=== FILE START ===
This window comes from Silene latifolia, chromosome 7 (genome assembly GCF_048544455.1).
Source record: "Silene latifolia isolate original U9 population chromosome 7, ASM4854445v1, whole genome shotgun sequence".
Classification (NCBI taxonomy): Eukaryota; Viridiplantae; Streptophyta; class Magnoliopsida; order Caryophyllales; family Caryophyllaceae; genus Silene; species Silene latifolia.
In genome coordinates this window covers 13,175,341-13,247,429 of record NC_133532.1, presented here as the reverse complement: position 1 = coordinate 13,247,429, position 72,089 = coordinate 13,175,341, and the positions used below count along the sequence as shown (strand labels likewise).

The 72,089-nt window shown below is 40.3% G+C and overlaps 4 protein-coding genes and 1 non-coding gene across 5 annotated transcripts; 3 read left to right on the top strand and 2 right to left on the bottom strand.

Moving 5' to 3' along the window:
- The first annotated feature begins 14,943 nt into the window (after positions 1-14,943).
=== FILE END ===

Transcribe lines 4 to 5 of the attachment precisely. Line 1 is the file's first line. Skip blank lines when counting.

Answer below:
In genome coordinates this window covers 13,175,341-13,247,429 of record NC_133532.1, presented here as the reverse complement: position 1 = coordinate 13,247,429, position 72,089 = coordinate 13,175,341, and the positions used below count along the sequence as shown (strand labels likewise).

The 72,089-nt window shown below is 40.3% G+C and overlaps 4 protein-coding genes and 1 non-coding gene across 5 annotated transcripts; 3 read left to right on the top strand and 2 right to left on the bottom strand.